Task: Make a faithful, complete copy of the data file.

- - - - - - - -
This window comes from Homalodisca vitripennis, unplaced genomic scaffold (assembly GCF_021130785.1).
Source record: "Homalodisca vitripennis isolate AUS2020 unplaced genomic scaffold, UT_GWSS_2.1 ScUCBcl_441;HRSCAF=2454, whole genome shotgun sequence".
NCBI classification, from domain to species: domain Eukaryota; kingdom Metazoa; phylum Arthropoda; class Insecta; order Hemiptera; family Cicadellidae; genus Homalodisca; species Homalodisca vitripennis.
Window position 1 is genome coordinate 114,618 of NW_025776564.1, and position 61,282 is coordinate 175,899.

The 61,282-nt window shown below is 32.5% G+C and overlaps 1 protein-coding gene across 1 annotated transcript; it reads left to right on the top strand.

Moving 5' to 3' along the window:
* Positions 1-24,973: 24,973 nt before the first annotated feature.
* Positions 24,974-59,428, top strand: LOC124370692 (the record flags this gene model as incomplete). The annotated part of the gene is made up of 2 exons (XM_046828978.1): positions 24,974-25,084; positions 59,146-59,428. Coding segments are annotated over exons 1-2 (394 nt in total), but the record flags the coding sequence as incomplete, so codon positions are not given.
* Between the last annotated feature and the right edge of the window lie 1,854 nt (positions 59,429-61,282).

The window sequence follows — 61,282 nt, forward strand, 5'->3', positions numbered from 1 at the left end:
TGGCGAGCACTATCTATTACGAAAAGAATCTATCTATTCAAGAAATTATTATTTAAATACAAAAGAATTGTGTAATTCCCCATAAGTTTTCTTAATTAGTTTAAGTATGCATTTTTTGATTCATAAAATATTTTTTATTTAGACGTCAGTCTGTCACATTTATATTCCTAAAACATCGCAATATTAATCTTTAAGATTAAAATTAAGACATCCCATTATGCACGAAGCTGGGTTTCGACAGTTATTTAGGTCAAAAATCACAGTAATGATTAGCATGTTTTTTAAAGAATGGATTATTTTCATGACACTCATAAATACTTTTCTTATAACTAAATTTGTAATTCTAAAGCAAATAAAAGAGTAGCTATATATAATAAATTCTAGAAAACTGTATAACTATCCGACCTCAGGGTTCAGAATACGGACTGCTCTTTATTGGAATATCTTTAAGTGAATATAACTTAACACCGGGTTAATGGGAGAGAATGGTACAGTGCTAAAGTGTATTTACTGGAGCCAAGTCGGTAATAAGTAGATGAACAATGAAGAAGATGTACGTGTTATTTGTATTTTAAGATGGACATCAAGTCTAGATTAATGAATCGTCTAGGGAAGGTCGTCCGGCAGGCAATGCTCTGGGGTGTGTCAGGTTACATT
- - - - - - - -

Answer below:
This window comes from Homalodisca vitripennis, unplaced genomic scaffold (assembly GCF_021130785.1).
Source record: "Homalodisca vitripennis isolate AUS2020 unplaced genomic scaffold, UT_GWSS_2.1 ScUCBcl_441;HRSCAF=2454, whole genome shotgun sequence".
NCBI classification, from domain to species: domain Eukaryota; kingdom Metazoa; phylum Arthropoda; class Insecta; order Hemiptera; family Cicadellidae; genus Homalodisca; species Homalodisca vitripennis.
Window position 1 is genome coordinate 114,618 of NW_025776564.1, and position 61,282 is coordinate 175,899.

The 61,282-nt window shown below is 32.5% G+C and overlaps 1 protein-coding gene across 1 annotated transcript; it reads left to right on the top strand.

Moving 5' to 3' along the window:
* Positions 1-24,973: 24,973 nt before the first annotated feature.
* Positions 24,974-59,428, top strand: LOC124370692 (the record flags this gene model as incomplete). The annotated part of the gene is made up of 2 exons (XM_046828978.1): positions 24,974-25,084; positions 59,146-59,428. Coding segments are annotated over exons 1-2 (394 nt in total), but the record flags the coding sequence as incomplete, so codon positions are not given.
* Between the last annotated feature and the right edge of the window lie 1,854 nt (positions 59,429-61,282).

The window sequence follows — 61,282 nt, forward strand, 5'->3', positions numbered from 1 at the left end:
TGGCGAGCACTATCTATTACGAAAAGAATCTATCTATTCAAGAAATTATTATTTAAATACAAAAGAATTGTGTAATTCCCCATAAGTTTTCTTAATTAGTTTAAGTATGCATTTTTTGATTCATAAAATATTTTTTATTTAGACGTCAGTCTGTCACATTTATATTCCTAAAACATCGCAATATTAATCTTTAAGATTAAAATTAAGACATCCCATTATGCACGAAGCTGGGTTTCGACAGTTATTTAGGTCAAAAATCACAGTAATGATTAGCATGTTTTTTAAAGAATGGATTATTTTCATGACACTCATAAATACTTTTCTTATAACTAAATTTGTAATTCTAAAGCAAATAAAAGAGTAGCTATATATAATAAATTCTAGAAAACTGTATAACTATCCGACCTCAGGGTTCAGAATACGGACTGCTCTTTATTGGAATATCTTTAAGTGAATATAACTTAACACCGGGTTAATGGGAGAGAATGGTACAGTGCTAAAGTGTATTTACTGGAGCCAAGTCGGTAATAAGTAGATGAACAATGAAGAAGATGTACGTGTTATTTGTATTTTAAGATGGACATCAAGTCTAGATTAATGAATCGTCTAGGGAAGGTCGTCCGGCAGGCAATGCTCTGGGGTGTGTCAGGTTACATT